If you don't mind my saying so

First of all, I just want to say that I appreciate you reading this post. You taking time out of your day to learn about grammar means a lot to me. It must get frustrating, me lecturing you all the time, so thanks for coming back. And thanks especially to the readers who haven’t given up on today’s post yet, despite me making the same grammatical mistake four times thus far.

Did you notice it? Don’t feel bad if you didn’t – it’s such a common error that it doesn't actually sound wrong to a lot of us. (By the way, Microsoft Word’s Spelling & Grammar tool didn’t pick it up either. Humans: 1; Robots: 0.) Here’s what I should have written:

First of all, I just want to say that I appreciate YOUR reading this post. YOUR taking time out of your day to learn about grammar means a lot to me. It must get frustrating, MY lecturing you all the time, so thanks for coming back. And thanks especially to the readers who haven’t given up on today’s post yet, despite MY making the same grammatical mistake four times thus far.

In technical terms, I should have been using the possessive case for the pronouns that are modifying gerunds. Let me explain.

What are gerunds?

A gerund (pronounced with a soft g, as in Jerry) is a verb form that functions like a noun. It is made by adding the suffix “-ing”: “read” beomes “reading”, take becomes “taking” and so on. What do I mean by “functions like a noun”? Well, do you remember learning in school that nouns are people, places or things? Gerunds are things – the gerund “reading” really means “the act of reading”; the gerund “taking” really means “the act of taking”. In the sentence “I read a book”, “read” is a verb, but in the sentence “I like reading”, “reading” is, for all intents and purposes, a noun – it could just as easily be replaced with “bananas” or “Hawaii” or “Mad Men”.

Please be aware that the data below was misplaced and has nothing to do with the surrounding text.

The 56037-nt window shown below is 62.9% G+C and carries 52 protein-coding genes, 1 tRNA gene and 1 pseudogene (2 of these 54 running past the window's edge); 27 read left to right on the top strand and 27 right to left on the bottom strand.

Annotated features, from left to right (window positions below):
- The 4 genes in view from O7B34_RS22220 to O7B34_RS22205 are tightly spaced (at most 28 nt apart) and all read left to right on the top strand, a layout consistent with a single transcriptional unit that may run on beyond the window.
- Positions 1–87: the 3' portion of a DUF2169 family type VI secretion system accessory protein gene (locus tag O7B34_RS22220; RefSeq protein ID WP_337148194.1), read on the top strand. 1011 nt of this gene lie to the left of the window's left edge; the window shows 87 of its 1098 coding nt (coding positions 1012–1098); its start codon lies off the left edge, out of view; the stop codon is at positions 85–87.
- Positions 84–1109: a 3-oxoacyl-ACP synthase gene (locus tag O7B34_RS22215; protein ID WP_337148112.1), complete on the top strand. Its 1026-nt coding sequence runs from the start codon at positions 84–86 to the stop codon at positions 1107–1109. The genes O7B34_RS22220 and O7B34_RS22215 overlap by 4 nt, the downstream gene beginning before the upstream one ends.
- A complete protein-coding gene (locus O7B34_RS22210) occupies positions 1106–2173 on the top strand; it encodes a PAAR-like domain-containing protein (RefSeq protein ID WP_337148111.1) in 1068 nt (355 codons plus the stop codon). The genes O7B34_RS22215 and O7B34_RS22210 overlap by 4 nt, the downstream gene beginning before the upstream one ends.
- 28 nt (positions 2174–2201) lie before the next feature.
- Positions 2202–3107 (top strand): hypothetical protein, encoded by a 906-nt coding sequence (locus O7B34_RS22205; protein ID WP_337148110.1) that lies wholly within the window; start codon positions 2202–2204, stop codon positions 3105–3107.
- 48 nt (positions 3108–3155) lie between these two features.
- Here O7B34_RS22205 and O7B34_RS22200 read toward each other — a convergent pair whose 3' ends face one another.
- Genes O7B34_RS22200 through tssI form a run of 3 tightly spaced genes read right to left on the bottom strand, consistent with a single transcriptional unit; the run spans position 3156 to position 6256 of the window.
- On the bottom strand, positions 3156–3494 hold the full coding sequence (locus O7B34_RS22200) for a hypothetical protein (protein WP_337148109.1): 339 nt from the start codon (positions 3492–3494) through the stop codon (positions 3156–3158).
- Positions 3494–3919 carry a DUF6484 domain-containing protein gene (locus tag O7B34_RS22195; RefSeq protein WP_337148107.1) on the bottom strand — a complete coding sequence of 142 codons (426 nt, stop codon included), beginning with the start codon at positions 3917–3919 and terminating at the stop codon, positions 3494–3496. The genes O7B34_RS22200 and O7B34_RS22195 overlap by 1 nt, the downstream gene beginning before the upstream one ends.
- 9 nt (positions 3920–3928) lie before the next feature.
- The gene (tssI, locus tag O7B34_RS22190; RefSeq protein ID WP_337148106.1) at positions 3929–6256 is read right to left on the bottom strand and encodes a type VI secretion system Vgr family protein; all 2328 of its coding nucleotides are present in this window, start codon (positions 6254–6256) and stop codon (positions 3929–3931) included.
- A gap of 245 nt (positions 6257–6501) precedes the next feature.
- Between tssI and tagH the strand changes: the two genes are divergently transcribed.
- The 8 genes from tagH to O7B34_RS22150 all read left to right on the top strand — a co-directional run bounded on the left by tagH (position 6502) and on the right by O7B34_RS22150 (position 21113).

Why we use possessives with gerunds

Let’s go back to my earlier example: “I appreciate your reading this post.” Here, I’m not saying I appreciate you (although I do, you know). I’m saying I appreciate a particular act of yours – the act of reading this post. The same goes for all the other examples. “It must get frustrating, my lecturing you all the time.” You’re not frustrated by me, I hope; you’re frustrated by the lecturing that I do. It’s the same principle that would make us say “I’m a big fan of Jerry Seinfeld’s acting” rather than “I’m a big fan of Jerry Seinfeld acting”.

"What's the deal with gerunds?"

"What's the deal with gerunds?"

Beware of present participles

How about this sentence? “I smell coffee brewing.” You’d think, based on what we’ve learned so far, that it would be better to say “I smell coffee’s brewing”, but that’s obviously wrong. Here’s why: In this case, “brewing” isn’t actually a gerund. It’s a present participle ­– the only other verb form ending with “-ing”.

Present participles have many uses. They can indicate an action that is taking place continuously (“I am writing”) or two actions that are taking place simultaneously (“Shaking his head, he walked away”). They can also act as adjectives (“I edged away from the snarling dog”). And, most relevantly for today’s topic, they can be used after verbs of perception: “see”, “hear”, “smell” and “feel”. When we say “I saw her standing there”, “I hear children playing”, “I smell coffee brewing” or “I feel my blood pressure rising”, we’re using present participles, not gerunds, and that means possessives aren’t appropriate.

In a nutshell

A gerund is a verb form that ends with “-ing” and functions like a noun. When a gerund comes after a noun or pronoun, that noun or pronoun should be in the possessive case: “I appreciate your reading this post”, not “I appreciate you reading this post”.